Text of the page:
In March 2022, Karsten Kruse, Professor of Physics and Biochemistry at the University of Geneva, will give a public course (in French) at the interface of biology and physics. During 4 consecutive Thursdays, he will offer a new insight on the principle of self-organisation of matter challenging our perception of what life is not. This theme goes far beyond physics and biology confronting questions of philosophy and our understanding of our position among all living beings.
Interview with Prof. Karsten Kruse
Why is it important to organise a public course on life and on the principle of self-organisation of matter?
All living beings are part of our material world and thus obey the laws of physics. Like any other form of matter, living beings consist of interacting atoms and molecules. And yet, living matter is different from the forms of matter usually studied in physics as it continuously transforms chemical energy to maintain its structure and to perform vital tasks. What exactly makes living matter special? How does Life emerge from physical interactions? How are chemical reactions coupled to mechanical processes? These are fundamental questions about Life.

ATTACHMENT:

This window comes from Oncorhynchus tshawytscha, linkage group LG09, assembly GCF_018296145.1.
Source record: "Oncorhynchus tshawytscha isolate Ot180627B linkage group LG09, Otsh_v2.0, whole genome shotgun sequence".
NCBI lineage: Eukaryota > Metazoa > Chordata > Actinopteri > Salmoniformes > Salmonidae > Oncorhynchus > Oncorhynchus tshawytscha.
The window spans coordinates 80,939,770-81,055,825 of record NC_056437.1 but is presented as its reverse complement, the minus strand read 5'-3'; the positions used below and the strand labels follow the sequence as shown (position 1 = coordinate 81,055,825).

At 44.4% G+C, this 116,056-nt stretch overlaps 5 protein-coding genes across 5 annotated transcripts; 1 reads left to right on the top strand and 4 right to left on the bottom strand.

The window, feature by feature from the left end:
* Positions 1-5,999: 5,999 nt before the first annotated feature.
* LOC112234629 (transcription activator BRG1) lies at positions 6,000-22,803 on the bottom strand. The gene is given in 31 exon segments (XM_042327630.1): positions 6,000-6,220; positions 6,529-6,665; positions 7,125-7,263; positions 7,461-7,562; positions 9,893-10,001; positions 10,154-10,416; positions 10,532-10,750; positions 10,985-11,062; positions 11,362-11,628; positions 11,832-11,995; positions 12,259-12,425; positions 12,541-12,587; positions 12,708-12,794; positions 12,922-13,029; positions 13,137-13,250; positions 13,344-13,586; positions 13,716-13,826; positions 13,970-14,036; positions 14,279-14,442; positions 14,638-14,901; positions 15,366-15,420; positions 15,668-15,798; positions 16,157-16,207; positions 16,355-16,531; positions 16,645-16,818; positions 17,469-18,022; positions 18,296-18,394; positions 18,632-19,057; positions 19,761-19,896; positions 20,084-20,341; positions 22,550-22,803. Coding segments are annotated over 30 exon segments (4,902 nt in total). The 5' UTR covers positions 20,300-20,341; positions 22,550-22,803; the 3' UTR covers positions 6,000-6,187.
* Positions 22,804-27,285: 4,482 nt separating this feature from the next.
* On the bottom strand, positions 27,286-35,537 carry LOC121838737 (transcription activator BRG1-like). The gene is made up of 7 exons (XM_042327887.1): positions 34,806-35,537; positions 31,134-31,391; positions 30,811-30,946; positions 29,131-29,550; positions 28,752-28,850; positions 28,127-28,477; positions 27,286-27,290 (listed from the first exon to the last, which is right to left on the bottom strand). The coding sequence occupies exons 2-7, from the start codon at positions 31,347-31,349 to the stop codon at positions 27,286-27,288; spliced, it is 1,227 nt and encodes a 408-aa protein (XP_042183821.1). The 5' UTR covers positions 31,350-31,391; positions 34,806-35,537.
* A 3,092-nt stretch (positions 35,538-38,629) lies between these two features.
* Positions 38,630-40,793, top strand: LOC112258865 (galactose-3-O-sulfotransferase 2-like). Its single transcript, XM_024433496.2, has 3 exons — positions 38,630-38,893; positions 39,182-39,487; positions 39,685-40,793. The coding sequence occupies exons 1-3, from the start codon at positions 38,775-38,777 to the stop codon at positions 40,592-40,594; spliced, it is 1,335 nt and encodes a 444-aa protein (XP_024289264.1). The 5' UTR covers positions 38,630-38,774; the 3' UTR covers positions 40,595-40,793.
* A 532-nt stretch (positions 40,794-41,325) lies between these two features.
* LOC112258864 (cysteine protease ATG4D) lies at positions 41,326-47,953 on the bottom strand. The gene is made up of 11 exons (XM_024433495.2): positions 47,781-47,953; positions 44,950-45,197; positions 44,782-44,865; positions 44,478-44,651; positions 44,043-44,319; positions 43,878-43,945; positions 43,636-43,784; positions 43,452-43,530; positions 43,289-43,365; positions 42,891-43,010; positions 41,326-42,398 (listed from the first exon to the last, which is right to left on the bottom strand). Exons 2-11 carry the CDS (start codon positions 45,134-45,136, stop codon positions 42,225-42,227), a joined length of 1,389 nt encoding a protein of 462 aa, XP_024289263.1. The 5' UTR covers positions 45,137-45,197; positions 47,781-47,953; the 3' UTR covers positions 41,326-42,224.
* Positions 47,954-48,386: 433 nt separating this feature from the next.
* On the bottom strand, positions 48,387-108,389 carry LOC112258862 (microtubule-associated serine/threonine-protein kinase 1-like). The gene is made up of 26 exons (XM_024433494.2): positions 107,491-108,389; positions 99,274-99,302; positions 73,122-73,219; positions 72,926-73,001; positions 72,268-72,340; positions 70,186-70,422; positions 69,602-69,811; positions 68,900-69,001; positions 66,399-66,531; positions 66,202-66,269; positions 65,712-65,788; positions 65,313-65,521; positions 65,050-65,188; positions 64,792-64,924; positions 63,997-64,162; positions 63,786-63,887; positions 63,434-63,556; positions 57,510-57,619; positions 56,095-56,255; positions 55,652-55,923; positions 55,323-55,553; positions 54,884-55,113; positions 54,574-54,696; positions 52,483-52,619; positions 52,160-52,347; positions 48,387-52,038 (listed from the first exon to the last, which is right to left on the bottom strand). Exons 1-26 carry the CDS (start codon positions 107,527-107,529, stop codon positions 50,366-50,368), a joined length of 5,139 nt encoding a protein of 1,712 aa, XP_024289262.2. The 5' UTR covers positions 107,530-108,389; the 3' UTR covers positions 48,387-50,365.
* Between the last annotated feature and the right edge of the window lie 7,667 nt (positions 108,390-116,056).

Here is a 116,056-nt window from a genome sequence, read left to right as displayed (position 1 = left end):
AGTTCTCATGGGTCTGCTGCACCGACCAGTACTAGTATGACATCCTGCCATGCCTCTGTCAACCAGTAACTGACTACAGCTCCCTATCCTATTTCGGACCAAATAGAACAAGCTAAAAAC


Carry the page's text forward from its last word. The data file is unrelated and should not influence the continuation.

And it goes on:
Why is this theme important to you ?
I would like to highlight two aspects. First, I am fascinated by the emergence of new features from interactions between ‘agents’. For example, how do the components of a cell are orchestrated – or rather orchestrate themselves – to generate cell migration towards food sources. How do cells arrange to form the organs of an animal? Second, by understanding the organisational principles of Life we might better assess our position among all living beings.
How did you become an expert on this theme ?
Being a physicist by training, I have worked since my PhD in the field of dynamic systems. I have been applying its concepts and tools to biological systems for more than 20 years now. During this time span, I have participated in the development of new approaches for studying living matter and helped to decipher mechanisms underlying biological self-organization in a variety of molecular, cellular, and multicellular systems.
Why is this topic relevant today ?
We understand now that humans are part of an ecosystem that is largely affected by us. Changes in this ecosystem feed back on us. A profound understanding of the mechanisms underlying the self-organisation of living matter will also shed light on the impact of our actions on the Earth’s biosphere.
What people will learn during this public course ?
My aim is to make people understand how the interaction between non-living molecules can give rise to processes in living organisms.
This public course entitled “At the interface of biology and physics: life and the principle of self-organisation of matter” will be offered in French, at the University of Geneva, in March 2022.
Copyright picture: Katerina Pavlyuchkova (Unsplash)